Yet in our brevity the Lord desires us to do something of spiritual value and for eternity.  Jesus did not save us so that we might live for ourselves.  He saved us so that we should serve Him in the newness of life. “And whatever you do in word or deed, do all in the name of the Lord Jesus, giving thanks to God the Father through Him.” (Col 3:17)   Whether you’re ministering, teaching, working, cooking, vacationing, etc. do it as unto the Lord.  We serve Him by serving others in love. (Gal 5:13, 14) Not one of us knows the number of our days, and we could be in His presence sooner than we think.

We are justified the moment we trust in Him and have everlasting life. Our future place with Him is sure. But He didn’t save us just to wait until the day we die so we can live with Him forever. His will for us is our sanctification (I Thess. 4:3). He desires us to grow spiritually so that we can live abundantly now (John 10:10). But this only happens when we surrender to Him in the moments of time and the circumstances of life by faith. In doing so, our life will be purposeful, fruitful, and functional; and we will glorify His name.

“For we are His workmanship, created in Christ Jesus for good works, which God prepared beforehand that we should walk in them.” Ephesians 2:10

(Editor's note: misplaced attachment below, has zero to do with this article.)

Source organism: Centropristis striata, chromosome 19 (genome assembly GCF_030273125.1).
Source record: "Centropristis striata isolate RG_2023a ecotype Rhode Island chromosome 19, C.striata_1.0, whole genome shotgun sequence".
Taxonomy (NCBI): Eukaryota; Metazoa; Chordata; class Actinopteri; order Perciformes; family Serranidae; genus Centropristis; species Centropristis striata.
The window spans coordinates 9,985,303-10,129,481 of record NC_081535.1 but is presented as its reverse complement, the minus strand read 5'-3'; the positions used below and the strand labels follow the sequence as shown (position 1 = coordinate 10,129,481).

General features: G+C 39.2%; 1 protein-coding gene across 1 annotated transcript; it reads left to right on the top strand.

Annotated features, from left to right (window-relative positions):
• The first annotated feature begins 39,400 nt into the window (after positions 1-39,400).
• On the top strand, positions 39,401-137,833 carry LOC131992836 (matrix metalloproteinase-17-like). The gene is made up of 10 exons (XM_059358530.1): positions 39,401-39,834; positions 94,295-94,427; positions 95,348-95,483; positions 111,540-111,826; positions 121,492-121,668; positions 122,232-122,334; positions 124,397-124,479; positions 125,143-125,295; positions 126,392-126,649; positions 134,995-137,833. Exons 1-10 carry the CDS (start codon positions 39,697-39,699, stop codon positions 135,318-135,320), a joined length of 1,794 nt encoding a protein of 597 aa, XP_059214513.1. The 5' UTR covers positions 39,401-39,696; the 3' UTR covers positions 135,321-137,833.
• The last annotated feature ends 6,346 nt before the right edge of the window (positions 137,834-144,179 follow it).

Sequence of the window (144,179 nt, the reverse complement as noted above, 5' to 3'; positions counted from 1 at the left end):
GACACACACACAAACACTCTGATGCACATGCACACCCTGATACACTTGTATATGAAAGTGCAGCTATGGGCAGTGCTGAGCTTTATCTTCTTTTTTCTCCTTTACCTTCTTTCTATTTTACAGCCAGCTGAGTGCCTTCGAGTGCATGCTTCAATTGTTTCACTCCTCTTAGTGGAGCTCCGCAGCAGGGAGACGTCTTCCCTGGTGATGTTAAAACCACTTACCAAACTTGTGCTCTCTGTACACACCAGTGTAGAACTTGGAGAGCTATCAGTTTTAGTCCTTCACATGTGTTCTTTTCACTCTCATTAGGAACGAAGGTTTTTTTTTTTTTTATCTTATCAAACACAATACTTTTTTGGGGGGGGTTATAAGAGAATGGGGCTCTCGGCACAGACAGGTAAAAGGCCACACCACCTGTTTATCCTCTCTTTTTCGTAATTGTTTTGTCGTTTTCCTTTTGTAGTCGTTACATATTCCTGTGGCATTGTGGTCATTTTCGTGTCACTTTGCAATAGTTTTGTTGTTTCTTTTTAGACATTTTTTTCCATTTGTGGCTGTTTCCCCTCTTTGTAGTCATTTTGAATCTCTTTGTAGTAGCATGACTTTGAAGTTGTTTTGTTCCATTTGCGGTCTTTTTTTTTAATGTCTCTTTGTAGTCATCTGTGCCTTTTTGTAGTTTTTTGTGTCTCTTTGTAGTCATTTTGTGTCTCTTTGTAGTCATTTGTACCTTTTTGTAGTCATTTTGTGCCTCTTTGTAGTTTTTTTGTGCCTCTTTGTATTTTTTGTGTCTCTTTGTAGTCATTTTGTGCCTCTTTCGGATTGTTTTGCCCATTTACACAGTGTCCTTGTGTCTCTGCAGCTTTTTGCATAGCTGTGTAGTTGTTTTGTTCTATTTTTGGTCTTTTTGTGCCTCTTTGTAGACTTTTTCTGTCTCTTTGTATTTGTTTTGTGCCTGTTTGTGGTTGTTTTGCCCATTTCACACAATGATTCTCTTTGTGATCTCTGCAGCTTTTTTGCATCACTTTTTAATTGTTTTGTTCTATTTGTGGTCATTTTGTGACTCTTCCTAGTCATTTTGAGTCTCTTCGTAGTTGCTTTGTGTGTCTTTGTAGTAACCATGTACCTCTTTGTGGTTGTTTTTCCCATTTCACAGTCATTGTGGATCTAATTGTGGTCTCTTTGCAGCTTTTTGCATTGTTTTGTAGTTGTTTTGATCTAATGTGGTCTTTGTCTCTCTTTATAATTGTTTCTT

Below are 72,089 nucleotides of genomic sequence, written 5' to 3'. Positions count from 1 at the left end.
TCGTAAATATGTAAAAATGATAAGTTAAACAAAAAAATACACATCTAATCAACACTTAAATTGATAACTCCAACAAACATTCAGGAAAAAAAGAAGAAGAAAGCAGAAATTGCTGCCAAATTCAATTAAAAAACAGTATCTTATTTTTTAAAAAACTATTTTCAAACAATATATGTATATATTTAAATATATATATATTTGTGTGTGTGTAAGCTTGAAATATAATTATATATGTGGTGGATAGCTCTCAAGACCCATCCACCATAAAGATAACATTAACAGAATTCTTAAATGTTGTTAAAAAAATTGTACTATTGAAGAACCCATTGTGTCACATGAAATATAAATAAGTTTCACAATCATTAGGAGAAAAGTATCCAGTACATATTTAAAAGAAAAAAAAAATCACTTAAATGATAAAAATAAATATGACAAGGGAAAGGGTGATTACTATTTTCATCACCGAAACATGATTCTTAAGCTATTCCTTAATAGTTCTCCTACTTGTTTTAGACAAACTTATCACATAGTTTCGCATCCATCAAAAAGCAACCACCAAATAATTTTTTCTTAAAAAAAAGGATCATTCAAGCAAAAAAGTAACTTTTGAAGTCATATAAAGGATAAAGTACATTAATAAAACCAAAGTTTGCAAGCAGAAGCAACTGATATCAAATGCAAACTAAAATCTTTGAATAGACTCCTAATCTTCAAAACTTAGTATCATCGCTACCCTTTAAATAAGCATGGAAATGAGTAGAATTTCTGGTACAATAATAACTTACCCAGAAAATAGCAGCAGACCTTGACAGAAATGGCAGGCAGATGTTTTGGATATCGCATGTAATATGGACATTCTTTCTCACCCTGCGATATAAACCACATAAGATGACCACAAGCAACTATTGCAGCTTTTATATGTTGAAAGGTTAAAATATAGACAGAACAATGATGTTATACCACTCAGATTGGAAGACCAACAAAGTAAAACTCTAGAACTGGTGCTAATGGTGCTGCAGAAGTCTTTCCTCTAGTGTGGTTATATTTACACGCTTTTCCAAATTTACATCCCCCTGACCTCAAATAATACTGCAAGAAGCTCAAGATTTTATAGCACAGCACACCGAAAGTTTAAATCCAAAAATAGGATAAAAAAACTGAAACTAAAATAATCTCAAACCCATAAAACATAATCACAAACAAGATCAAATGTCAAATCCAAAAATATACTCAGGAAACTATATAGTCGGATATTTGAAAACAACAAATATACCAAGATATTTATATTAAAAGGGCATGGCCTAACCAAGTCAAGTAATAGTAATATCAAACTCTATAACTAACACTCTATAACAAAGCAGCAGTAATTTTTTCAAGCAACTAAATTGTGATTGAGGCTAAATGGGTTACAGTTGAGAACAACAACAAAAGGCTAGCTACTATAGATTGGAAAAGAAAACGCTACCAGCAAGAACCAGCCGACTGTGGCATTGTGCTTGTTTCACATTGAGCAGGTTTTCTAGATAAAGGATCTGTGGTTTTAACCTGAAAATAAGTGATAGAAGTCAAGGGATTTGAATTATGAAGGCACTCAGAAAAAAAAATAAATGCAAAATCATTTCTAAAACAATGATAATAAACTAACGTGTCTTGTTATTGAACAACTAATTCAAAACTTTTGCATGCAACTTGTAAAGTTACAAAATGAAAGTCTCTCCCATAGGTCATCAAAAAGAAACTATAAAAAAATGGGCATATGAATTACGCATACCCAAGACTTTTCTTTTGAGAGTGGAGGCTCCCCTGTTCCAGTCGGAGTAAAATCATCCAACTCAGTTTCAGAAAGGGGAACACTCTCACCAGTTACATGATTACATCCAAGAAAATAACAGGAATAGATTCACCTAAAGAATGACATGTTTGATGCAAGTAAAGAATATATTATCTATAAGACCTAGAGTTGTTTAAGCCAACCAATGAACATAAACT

A Day at the Fair

The last several years I have spent time at ministry booths at fairs and town festivals attempting to share the gospel with people. I think that I know people well enough not to be surprised by the way they think. But someone always blind sides me with something that I never experienced before.

In one particular case a while ago, as I was sharing the gospel, I stopped and asked a group if they had ever done anything wrong. Typically the response is affirmative; “everybody does, no one is perfect”. It’s a point in the gospel presentation when a person needs to recognize they are separated from God because of sin.  But one person said “no”. I double checked. “You never did anything wrong?” “No”. Then I proceeded to ask a couple probing questions along that line. “Did you ever tell a lie?” “No” again was the answer.  “Never told a lie?” “No”. At that point, in my mind I wanted to say you just lied by saying you never lied.

I continued. “Did you ever steal anything no matter how small?” Again the answer was “No”.  I persisted. This one should get you to admit you’ve done some wrong things. “Have you ever had a bad thought?” “No”.  Wow, a person that never had a bad thought! That’s pretty incredible. Well the next question was kind of off the wall, but it struck the right nerve. Did you ever fight with anyone?  Kind of smiling and nodding the person at that point realized that no one is perfect.